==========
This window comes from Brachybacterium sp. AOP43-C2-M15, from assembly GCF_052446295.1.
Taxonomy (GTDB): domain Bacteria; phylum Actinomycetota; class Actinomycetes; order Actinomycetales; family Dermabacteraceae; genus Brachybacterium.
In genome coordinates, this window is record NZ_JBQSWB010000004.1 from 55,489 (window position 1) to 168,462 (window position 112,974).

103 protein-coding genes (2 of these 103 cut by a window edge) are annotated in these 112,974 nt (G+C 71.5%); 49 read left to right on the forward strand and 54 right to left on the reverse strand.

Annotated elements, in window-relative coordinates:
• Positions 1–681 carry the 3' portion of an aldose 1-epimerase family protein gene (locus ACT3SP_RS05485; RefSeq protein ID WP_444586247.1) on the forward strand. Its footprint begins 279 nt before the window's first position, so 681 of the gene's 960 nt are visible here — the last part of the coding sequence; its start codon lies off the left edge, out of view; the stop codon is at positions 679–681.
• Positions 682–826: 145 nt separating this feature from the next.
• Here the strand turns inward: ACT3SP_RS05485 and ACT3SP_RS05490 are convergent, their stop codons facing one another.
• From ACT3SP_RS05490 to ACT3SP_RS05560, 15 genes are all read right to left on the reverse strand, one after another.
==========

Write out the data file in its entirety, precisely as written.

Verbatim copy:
This window comes from Brachybacterium sp. AOP43-C2-M15, from assembly GCF_052446295.1.
Taxonomy (GTDB): domain Bacteria; phylum Actinomycetota; class Actinomycetes; order Actinomycetales; family Dermabacteraceae; genus Brachybacterium.
In genome coordinates, this window is record NZ_JBQSWB010000004.1 from 55,489 (window position 1) to 168,462 (window position 112,974).

103 protein-coding genes (2 of these 103 cut by a window edge) are annotated in these 112,974 nt (G+C 71.5%); 49 read left to right on the forward strand and 54 right to left on the reverse strand.

Annotated elements, in window-relative coordinates:
• Positions 1–681 carry the 3' portion of an aldose 1-epimerase family protein gene (locus ACT3SP_RS05485; RefSeq protein ID WP_444586247.1) on the forward strand. Its footprint begins 279 nt before the window's first position, so 681 of the gene's 960 nt are visible here — the last part of the coding sequence; its start codon lies off the left edge, out of view; the stop codon is at positions 679–681.
• Positions 682–826: 145 nt separating this feature from the next.
• Here the strand turns inward: ACT3SP_RS05485 and ACT3SP_RS05490 are convergent, their stop codons facing one another.
• From ACT3SP_RS05490 to ACT3SP_RS05560, 15 genes are all read right to left on the reverse strand, one after another.